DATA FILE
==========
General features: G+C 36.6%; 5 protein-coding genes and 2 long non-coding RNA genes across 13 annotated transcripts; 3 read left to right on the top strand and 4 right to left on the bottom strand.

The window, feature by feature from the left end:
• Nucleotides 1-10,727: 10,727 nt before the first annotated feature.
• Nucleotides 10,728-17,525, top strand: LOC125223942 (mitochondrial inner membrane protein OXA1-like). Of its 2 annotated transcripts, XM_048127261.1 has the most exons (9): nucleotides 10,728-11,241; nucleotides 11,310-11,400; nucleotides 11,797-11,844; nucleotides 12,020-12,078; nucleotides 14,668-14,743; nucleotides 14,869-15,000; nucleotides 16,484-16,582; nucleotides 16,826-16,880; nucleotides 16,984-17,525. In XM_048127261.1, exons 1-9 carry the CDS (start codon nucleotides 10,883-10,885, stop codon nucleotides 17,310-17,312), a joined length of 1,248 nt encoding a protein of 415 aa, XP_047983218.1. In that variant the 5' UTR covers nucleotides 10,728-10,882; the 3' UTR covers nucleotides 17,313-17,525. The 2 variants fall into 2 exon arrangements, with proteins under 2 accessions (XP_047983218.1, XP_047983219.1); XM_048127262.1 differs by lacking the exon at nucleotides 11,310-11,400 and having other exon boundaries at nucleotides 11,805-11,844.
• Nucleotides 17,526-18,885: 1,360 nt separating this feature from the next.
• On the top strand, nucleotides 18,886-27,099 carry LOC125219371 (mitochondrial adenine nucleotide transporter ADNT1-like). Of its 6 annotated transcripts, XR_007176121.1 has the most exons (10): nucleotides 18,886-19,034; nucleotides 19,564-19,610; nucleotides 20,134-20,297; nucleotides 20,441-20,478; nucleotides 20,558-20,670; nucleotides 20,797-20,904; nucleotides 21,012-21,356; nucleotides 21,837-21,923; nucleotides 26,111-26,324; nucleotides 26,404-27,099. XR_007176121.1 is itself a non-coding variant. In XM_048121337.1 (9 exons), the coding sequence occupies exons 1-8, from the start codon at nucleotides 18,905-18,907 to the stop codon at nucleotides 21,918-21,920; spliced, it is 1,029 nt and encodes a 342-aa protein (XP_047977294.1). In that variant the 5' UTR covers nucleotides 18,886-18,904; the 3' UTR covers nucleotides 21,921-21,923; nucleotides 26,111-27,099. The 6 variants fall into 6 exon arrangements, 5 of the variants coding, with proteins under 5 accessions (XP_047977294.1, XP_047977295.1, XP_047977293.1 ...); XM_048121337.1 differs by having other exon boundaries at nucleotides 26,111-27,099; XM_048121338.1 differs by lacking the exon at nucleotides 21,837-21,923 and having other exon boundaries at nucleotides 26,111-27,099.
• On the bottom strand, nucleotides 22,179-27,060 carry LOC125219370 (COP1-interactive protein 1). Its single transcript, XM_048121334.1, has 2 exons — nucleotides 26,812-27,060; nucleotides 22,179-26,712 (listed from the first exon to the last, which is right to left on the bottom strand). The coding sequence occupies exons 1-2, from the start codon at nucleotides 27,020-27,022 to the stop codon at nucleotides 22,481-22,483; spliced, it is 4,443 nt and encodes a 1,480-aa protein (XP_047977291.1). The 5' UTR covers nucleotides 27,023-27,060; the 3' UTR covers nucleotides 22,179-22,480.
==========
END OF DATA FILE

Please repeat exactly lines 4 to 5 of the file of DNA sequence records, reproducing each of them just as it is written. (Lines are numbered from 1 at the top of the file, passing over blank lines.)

• Nucleotides 10,728-17,525, top strand: LOC125223942 (mitochondrial inner membrane protein OXA1-like). Of its 2 annotated transcripts, XM_048127261.1 has the most exons (9): nucleotides 10,728-11,241; nucleotides 11,310-11,400; nucleotides 11,797-11,844; nucleotides 12,020-12,078; nucleotides 14,668-14,743; nucleotides 14,869-15,000; nucleotides 16,484-16,582; nucleotides 16,826-16,880; nucleotides 16,984-17,525. In XM_048127261.1, exons 1-9 carry the CDS (start codon nucleotides 10,883-10,885, stop codon nucleotides 17,310-17,312), a joined length of 1,248 nt encoding a protein of 415 aa, XP_047983218.1. In that variant the 5' UTR covers nucleotides 10,728-10,882; the 3' UTR covers nucleotides 17,313-17,525. The 2 variants fall into 2 exon arrangements, with proteins under 2 accessions (XP_047983218.1, XP_047983219.1); XM_048127262.1 differs by lacking the exon at nucleotides 11,310-11,400 and having other exon boundaries at nucleotides 11,805-11,844.
• Nucleotides 17,526-18,885: 1,360 nt separating this feature from the next.